3. The corporation
Like the LLC, the corporation separates the business owner from the business, helping to protect personal assets from liabilities of the company. But, there are quite a few key differences.
As a corporation, you will have to deal with many more bureaucratic requirements. For example, youll need to create a board of directors, hold an annual shareholder meeting, and document important decisions and actions in meeting minutes. An LLC typically doesnt need to do any of this.
And unlike an LLC, a corporations profits/losses arent passed along to the owners personal tax returns. The corporation itself pays taxes on its profits. If youre planning on putting most of the company profits in your own wallet, this can create an issue: first, the corporation is taxed on the profits and then, youll be taxed personally when you distribute those profits to yourself. This is what we call double taxation.
You can elect S Corporation tax treatment with the IRS to have pass-through taxation like the LLC. But not everyone can qualify; for example, all S corporation owners need to be residents of the U.S. and you cant have more than 100 shareholders.
You might be wondering if there are any advantages to forming a corporation. While a corporation is more complicated to manage and can potentially create a double taxation issue, there are some situations where it makes sense.
First, with a corporation, you can easily set aside shares of stock to distribute to future employees down the road. And from a taxation standpoint, the corporation makes sense when you want to keep money in the company. With the LLC and pass-through taxation, youll be taxed personally on your percentage of the business profits whether you actually see that money or it stays in the business.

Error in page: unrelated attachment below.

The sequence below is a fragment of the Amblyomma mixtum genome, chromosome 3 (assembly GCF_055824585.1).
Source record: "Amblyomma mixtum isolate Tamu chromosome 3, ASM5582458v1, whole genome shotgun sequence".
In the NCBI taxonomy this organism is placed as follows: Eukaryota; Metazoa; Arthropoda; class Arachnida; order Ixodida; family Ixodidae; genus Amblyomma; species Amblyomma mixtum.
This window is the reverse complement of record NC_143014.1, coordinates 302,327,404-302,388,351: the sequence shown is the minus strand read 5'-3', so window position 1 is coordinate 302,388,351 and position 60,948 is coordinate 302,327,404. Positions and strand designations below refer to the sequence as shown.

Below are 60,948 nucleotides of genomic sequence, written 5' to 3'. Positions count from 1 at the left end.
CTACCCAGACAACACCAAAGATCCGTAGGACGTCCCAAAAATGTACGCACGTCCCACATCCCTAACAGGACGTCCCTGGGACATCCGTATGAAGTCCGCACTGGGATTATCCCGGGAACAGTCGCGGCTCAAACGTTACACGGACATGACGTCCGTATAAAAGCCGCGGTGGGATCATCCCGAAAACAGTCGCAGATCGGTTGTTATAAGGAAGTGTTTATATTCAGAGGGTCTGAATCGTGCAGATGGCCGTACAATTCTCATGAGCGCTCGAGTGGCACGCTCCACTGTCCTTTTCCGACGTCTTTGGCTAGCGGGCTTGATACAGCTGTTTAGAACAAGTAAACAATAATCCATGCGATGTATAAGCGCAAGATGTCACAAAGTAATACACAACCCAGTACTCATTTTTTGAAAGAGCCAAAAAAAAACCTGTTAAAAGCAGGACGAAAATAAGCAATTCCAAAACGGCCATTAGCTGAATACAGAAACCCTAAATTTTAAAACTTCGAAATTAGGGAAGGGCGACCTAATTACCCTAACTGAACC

And lastly, venture capitalists, accelerator programs, and anyone else that takes equity usually prefer companies to be corporations. This is because investors want to create preferred shares of stock (which isnt possible with an LLC) and its easier to calculate and distribute equity with a corporation. In addition, some VCs are actually restricted from investing in an LLC.
If youre seriously pursuing or considering VC funding, then you may want to create a corporation for your startup. If you think VC funding may be years down the road, then you can start off as an LLC, keep the formalities to a minimum, and convert the LLC to a corporation when you need to.
The bottom line is take some time to understand the different structures and decide which is right for your startup. Most importantly, be sure to protect your personal and minimize the risk of your new venture.
Nellie Akalp is an entrepreneur, business expert, speaker, author, wife and mother to four. She is the founder & CEO of CorpNet.com, an online legal document filing service, where she helps entrepreneurs incorporate, form LLCs, file DBAs and keep their businesses in compliance. Nellie has been named a Top 100 Small Business Influencer by Small Business Trends the last five years and CorpNet.com has been recognized on the Inc. 5000 list of fastest-growing privately-held companies in America in 2015 and 2016.